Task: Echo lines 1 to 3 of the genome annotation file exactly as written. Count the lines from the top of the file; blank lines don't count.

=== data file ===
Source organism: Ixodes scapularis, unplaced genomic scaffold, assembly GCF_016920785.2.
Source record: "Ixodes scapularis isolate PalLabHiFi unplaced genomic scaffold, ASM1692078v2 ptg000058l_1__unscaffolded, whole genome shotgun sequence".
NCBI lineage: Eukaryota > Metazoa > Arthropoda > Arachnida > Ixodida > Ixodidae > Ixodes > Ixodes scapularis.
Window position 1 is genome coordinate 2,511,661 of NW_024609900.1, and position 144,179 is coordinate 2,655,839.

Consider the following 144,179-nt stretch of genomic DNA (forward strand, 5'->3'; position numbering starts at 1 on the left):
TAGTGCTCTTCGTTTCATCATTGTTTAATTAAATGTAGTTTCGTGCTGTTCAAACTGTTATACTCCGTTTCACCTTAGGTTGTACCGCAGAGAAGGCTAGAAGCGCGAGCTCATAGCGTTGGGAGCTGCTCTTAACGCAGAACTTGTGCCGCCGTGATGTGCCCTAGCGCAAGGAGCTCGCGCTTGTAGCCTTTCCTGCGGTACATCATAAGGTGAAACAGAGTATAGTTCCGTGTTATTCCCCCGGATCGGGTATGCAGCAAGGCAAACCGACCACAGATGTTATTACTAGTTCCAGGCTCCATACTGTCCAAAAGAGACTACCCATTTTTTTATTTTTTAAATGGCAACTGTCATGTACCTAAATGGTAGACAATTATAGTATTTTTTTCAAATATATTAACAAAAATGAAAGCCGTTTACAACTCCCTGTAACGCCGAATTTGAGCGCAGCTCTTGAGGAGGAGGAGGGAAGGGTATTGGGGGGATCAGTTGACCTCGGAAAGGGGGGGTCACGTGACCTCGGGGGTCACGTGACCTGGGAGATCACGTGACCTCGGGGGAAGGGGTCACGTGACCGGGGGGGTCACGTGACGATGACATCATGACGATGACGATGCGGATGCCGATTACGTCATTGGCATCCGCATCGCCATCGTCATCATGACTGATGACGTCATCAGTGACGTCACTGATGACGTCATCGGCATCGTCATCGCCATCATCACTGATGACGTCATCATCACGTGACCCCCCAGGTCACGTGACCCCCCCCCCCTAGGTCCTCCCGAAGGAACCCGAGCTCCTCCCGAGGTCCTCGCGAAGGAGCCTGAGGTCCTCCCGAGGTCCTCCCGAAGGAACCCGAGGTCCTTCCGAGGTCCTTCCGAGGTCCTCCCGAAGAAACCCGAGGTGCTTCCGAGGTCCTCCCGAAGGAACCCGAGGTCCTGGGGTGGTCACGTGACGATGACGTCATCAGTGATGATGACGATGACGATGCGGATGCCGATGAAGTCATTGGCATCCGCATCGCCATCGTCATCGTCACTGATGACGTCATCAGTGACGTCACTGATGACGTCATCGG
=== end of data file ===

Source organism: Ixodes scapularis, unplaced genomic scaffold, assembly GCF_016920785.2.
Source record: "Ixodes scapularis isolate PalLabHiFi unplaced genomic scaffold, ASM1692078v2 ptg000058l_1__unscaffolded, whole genome shotgun sequence".
NCBI lineage: Eukaryota > Metazoa > Arthropoda > Arachnida > Ixodida > Ixodidae > Ixodes > Ixodes scapularis.